Dealing with Being Fired & Starting My Own Business via @phillyrissa
“Life moves pretty fast. If you don’t stop and look around once in a while, you could miss it.” –Ferris Bueller
There are some days that are seared so deeply into my brain I’ll never forget them as long as I live. For me, July 20, 2018 was one of those days.
The day before my boss had sent me a calendar invite for a “check-in”.
We hadn’t had a “check-in” since my two month anniversary with the company, that was 6 months before and was mandated by my offer letter.
I’d negotiated a raise at my 60 day anniversary with the company and the meeting was simply a formality to discuss.
Outside of that, we’d not had the kind of working relationship where you check in.
I froze when I saw the meeting invite, I knew I was going to be fired.
I’d seen it happen to others over my short tenure with the company and figured it was only a matter of time.
I was working almost 80 hours a week at that point and it wasn’t making any sort of positive impact on the business.
My mental state was a constant stress and worry, and the tears would just flow. There was nothing I could do in that state to improve the situation.
When it happened, I felt numb. I’d never been fired before.
I’d also never even had a bad performance review.
This was uncharted territory for me, but I remember walking out of the office that day, getting into an Uber with the last of my things and feeling relief.
I had mostly cleaned my desk out the night before – I knew what I was walking into and I wasn’t gonna let them see me sweat.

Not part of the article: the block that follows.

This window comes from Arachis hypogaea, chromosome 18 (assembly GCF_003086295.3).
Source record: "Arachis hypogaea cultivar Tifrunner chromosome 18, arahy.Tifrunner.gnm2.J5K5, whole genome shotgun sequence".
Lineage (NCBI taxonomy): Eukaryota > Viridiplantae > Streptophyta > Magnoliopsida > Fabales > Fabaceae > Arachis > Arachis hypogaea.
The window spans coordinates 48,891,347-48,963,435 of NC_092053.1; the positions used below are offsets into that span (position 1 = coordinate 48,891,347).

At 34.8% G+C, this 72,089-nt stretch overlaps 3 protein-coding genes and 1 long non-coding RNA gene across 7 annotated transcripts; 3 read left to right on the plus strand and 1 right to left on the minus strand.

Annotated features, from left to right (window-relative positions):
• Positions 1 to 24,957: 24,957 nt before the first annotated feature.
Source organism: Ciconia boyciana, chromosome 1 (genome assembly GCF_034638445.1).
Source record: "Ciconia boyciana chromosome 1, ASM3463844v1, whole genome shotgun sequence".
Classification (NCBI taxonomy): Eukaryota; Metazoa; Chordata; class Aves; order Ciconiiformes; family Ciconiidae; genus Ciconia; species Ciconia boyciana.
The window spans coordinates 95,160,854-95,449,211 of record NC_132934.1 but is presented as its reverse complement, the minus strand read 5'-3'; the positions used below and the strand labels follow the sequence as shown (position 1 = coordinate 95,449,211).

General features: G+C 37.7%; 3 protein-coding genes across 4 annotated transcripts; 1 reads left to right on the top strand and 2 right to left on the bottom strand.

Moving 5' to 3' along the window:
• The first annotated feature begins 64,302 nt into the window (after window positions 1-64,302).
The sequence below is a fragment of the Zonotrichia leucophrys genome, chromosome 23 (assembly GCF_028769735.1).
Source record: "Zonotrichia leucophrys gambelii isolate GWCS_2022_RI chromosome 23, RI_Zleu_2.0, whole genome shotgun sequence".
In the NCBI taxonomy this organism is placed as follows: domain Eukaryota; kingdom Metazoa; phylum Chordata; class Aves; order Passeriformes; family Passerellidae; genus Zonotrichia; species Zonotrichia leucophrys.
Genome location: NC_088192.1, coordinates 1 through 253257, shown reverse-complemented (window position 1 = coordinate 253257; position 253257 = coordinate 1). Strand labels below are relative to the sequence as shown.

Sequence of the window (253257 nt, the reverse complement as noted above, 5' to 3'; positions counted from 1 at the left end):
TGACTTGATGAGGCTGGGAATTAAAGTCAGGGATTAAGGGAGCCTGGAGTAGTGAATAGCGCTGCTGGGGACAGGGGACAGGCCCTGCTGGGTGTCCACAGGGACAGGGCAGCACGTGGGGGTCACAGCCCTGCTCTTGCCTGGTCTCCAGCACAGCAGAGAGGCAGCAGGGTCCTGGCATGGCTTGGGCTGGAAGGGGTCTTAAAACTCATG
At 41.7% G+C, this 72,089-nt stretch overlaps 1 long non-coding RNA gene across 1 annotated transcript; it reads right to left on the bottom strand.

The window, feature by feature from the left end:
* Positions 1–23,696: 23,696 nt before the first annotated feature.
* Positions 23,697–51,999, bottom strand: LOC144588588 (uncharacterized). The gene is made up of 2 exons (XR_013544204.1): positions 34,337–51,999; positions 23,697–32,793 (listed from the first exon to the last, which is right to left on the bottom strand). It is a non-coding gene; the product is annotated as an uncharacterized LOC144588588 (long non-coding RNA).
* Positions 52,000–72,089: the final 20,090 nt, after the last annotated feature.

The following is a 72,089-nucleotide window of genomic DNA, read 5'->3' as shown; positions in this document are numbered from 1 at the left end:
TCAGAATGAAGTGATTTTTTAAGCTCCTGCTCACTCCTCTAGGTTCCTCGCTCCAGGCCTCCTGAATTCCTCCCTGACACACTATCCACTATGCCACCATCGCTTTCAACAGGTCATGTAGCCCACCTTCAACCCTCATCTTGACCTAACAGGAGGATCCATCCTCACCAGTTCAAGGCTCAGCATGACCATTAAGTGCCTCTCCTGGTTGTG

The next few days were a blur. Reality set in and I now had to file for unemployment and figure out how I was going to pay my bills in the longer term.
I’d recently rescued a puppy and figuring out his training and care was high on my priority list.
As it turns out, having the new puppy was the best thing that could have happened at this time in my life.
He made me get out of bed to take him for all of his walks and because I was responsible for him, I had to take good care of myself.
The other gift I had luckily given myself was that my unlimited yoga membership had been fully paid for until the end of the year so I could do as much yoga as my body could handle.
What unfolded over the course of this summer was one of the greatest gifts I’d ever been given.
The lessons I learned propelled me into becoming a successful business owner.
I now own a consulting practice where I help startups, small businesses, and family-owned businesses with sales, marketing, strategy and project management.
Here are some of the things I learned.
1. Demand What I Am Worth
I don’t just mean money but that happened, too.
I thought being fired was the worst thing that could happen to me.
I was wrong.
What was worse?
Working in jobs where I:
- Wasn’t treated with respect.
- Was held to a different standard than my peers without any reward.
- Was being abused by clients.
2. Enjoy Simple Pleasures Every Day
To me, self-care had become more than just yoga and spa treatments (which I could no longer afford).